K. Srinivasan, J.
1. The petitioner is the owner of the bungalow and outhouse of No. g Hindi Prachar Sabha Street, T. Nagar. The outhouse had been let to one Sundaram. The petitioner applied to the Accommodation Controller seeking to have the outhouse released for her personal occupation. The tenant contested the petition and the matter was finally posted for orders to 31st October, 1957. Some days prior to that date, the tenant is said to have reported to the Accommodation Controller that he had vacated the premises. On 31st October, 1957, the owner took possession of the premises. The Accommodation Controller issued a notice to the petitioner asking her to give notice of vacancy. On 3rd November, 1957, the petitioner sent a registered reply setting out the details. She also alleged therein that since the rent was less than Rs. 25, no notice was obligatory but nevertheless since a notice was demanded by the Controller, she was submitting one. This was duly acknowledged on 5th November, 1957. Thereafter, the petitioner sued the tenant for arrears of rent at Rs. 25 per month and obtained a decree.
2. The Accommodation Controller started proceedings before the Chief Presidency Magistrate for the alleged failure of the owner to send intimation of vacancy. Notwithstanding her contest, the petitioner was convicted and sentenced to pay a fine.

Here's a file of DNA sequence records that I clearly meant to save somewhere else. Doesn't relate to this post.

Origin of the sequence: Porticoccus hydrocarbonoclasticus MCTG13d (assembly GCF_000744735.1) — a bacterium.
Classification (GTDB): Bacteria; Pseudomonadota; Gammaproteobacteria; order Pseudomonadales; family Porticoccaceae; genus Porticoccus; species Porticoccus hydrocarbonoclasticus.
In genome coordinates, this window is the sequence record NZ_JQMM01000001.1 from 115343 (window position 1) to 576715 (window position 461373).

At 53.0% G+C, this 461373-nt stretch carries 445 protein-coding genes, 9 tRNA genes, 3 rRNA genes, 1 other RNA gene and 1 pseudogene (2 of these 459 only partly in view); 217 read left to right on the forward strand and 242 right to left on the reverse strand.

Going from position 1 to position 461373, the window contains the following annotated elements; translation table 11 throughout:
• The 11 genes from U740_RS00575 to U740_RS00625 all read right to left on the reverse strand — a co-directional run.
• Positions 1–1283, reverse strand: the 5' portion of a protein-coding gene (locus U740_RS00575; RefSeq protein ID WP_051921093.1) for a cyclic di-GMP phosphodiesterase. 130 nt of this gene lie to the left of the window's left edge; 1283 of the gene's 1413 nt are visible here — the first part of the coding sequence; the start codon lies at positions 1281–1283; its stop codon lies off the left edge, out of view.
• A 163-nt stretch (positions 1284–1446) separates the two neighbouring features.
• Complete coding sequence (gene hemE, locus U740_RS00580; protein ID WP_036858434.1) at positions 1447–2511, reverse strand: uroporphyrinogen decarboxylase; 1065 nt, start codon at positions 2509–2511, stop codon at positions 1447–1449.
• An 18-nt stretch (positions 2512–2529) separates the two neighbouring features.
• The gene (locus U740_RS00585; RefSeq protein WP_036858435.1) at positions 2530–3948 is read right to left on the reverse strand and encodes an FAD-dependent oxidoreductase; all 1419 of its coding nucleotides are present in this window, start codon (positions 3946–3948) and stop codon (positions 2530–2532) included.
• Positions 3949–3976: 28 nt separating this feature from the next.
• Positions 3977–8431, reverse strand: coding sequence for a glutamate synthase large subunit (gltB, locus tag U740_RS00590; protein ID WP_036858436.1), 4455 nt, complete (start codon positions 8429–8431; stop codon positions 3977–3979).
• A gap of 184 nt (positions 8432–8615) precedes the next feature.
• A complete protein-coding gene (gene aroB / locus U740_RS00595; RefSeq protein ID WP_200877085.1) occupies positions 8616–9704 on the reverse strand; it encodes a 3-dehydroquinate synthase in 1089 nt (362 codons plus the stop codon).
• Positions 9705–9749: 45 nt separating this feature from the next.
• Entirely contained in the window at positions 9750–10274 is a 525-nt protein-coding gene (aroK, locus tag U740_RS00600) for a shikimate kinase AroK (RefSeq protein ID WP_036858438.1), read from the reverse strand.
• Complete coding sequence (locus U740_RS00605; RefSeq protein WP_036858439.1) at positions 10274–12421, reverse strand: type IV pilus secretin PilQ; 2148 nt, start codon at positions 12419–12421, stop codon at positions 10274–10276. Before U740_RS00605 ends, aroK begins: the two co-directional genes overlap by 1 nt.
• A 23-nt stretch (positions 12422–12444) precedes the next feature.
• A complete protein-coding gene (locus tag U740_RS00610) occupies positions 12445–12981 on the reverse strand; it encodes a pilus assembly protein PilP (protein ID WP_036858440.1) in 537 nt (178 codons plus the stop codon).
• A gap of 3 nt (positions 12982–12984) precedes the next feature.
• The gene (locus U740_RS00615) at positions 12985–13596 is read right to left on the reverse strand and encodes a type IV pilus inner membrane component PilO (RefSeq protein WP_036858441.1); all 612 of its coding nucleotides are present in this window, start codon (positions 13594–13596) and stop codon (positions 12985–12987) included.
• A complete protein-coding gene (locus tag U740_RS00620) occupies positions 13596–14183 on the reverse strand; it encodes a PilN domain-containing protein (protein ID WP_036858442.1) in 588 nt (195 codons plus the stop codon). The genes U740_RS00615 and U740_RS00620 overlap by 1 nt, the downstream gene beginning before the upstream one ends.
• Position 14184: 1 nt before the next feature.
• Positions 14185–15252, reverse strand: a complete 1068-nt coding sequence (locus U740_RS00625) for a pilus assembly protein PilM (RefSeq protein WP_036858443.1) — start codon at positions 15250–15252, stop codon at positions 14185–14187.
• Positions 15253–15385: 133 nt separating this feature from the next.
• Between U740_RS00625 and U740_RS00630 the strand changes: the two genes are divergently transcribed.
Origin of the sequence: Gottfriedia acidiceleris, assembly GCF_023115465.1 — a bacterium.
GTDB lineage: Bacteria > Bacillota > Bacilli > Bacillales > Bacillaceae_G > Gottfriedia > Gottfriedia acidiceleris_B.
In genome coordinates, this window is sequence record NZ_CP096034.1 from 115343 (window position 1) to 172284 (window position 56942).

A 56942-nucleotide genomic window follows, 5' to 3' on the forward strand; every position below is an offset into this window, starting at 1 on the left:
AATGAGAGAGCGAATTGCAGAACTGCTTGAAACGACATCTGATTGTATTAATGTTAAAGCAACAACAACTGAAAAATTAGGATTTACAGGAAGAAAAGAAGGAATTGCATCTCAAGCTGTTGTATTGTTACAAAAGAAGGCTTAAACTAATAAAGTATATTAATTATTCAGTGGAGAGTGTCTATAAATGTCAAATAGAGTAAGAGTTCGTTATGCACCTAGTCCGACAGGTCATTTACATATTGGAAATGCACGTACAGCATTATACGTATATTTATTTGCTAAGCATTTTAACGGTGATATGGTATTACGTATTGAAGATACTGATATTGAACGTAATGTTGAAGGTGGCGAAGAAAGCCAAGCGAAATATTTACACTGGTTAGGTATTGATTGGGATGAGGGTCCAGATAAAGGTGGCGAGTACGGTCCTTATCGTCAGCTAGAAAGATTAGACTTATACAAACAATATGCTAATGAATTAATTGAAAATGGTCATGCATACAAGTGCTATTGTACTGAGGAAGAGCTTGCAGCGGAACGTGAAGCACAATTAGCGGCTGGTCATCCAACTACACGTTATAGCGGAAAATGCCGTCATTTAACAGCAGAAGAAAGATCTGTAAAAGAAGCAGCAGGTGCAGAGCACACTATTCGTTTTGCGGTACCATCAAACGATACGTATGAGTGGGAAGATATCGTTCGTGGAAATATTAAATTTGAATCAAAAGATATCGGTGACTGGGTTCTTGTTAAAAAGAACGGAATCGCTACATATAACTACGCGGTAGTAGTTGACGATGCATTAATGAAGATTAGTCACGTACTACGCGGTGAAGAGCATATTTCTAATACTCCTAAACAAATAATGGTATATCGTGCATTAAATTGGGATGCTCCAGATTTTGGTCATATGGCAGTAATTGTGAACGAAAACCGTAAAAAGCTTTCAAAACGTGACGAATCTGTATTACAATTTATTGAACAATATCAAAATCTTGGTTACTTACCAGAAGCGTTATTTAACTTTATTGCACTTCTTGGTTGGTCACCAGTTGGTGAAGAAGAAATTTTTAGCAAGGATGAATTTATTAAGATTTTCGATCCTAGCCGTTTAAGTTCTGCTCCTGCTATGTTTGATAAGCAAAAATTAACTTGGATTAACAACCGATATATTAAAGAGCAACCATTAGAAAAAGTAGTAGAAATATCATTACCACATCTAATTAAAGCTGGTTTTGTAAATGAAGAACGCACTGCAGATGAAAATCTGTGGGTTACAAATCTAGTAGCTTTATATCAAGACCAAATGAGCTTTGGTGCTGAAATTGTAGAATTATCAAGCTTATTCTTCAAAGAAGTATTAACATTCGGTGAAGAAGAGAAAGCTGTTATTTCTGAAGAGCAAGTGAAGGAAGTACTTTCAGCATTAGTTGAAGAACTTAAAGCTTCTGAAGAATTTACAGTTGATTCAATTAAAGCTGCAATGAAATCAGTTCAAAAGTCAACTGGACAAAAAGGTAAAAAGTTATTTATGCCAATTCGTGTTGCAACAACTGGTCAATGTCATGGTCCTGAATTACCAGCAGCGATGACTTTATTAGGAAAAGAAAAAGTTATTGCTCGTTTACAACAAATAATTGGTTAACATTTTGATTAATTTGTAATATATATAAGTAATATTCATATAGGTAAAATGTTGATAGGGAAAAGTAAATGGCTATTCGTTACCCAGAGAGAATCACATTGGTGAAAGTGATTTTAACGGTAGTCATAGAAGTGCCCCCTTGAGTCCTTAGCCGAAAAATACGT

3. On 15th September, 1958, the Accommodation Controller issued a notice to the petitioner-owner alleging that no notice of the vacancy had been furnished. This was replied to by the petitioner and she enclosed a copy of the letter sent by her on 3rd November, 1957. Nearly four months thereafter, the Accommodation Controller issued a fresh notice demanding that the petitioner should surrender vacant possession of the premises. The petitioner objected, but the Accommodation Controller insisted that that should be done.
4. It is in these circumstances that the petitioner has approached this Court with a petition under Article 226. Her short contention is that the Accommodation Controller has no jurisdiction to demand possession of the premises, he not having done so within the period of ten days of the receipt of notice of intimation dated 3rd November, 1957. The petitioner claims that the fact that she had been wrongly convicted cannot enlarge the jurisdiction of the Accommodation Controller.
5. In the counter-affidavit filed on behalf of the respondent, it is admitted that on 29th October, 1957, the Accommodation Controller received intimation from the tenant that he had vacated the outhouse on 20th October, 1957 and had handed over possession to the petitioner. Thereafter, on 30th October, 1957, the Controller called upon the petitioner to give a vacancy report. The report was given by the owner on 3rd November, 1957, wherein she stated that the rent for the outhouse was only Rs. 24 per month. The petition which had been filed by the owner seeking possession of the premises for her own occupation had been dismissed. The counter-affidavit states that it was found on enquiry that the tenant had been paying a rent of Rs. 55 per month. The prosecution of the petitioner is referred to. After the prosecution ended, the Accommodation Controller issued a notice on 24th December, 1958, demanding vacant possession of the outhouse. The petitioner's contention that she had substantially complied with the provisions of the Act by furnishing the particulars on 3rd November, 1957 was not accepted and it is claimed that the Accommodation Controller has under the circumstances the power to demand and obtain vacant possession of the premises.